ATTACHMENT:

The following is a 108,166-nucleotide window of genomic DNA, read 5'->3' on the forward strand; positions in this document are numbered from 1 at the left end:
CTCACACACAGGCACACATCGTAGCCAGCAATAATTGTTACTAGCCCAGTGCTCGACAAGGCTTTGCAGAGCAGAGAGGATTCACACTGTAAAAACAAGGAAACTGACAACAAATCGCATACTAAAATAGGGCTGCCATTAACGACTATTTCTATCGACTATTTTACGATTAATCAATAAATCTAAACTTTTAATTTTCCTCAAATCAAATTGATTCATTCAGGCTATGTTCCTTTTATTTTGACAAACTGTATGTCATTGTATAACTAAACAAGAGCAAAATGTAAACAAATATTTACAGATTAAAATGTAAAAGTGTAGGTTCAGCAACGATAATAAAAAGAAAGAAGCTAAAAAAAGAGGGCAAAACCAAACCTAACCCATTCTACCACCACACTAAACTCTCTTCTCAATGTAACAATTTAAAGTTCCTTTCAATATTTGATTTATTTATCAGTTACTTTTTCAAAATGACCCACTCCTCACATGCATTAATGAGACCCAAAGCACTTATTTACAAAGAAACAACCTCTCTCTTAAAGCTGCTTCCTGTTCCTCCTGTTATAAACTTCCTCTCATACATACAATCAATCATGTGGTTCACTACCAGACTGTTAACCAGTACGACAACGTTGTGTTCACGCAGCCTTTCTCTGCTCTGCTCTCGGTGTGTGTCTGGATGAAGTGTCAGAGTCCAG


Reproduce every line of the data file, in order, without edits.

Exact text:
The following is a 108,166-nucleotide window of genomic DNA, read 5'->3' on the forward strand; positions in this document are numbered from 1 at the left end:
CTCACACACAGGCACACATCGTAGCCAGCAATAATTGTTACTAGCCCAGTGCTCGACAAGGCTTTGCAGAGCAGAGAGGATTCACACTGTAAAAACAAGGAAACTGACAACAAATCGCATACTAAAATAGGGCTGCCATTAACGACTATTTCTATCGACTATTTTACGATTAATCAATAAATCTAAACTTTTAATTTTCCTCAAATCAAATTGATTCATTCAGGCTATGTTCCTTTTATTTTGACAAACTGTATGTCATTGTATAACTAAACAAGAGCAAAATGTAAACAAATATTTACAGATTAAAATGTAAAAGTGTAGGTTCAGCAACGATAATAAAAAGAAAGAAGCTAAAAAAAGAGGGCAAAACCAAACCTAACCCATTCTACCACCACACTAAACTCTCTTCTCAATGTAACAATTTAAAGTTCCTTTCAATATTTGATTTATTTATCAGTTACTTTTTCAAAATGACCCACTCCTCACATGCATTAATGAGACCCAAAGCACTTATTTACAAAGAAACAACCTCTCTCTTAAAGCTGCTTCCTGTTCCTCCTGTTATAAACTTCCTCTCATACATACAATCAATCATGTGGTTCACTACCAGACTGTTAACCAGTACGACAACGTTGTGTTCACGCAGCCTTTCTCTGCTCTGCTCTCGGTGTGTGTCTGGATGAAGTGTCAGAGTCCAG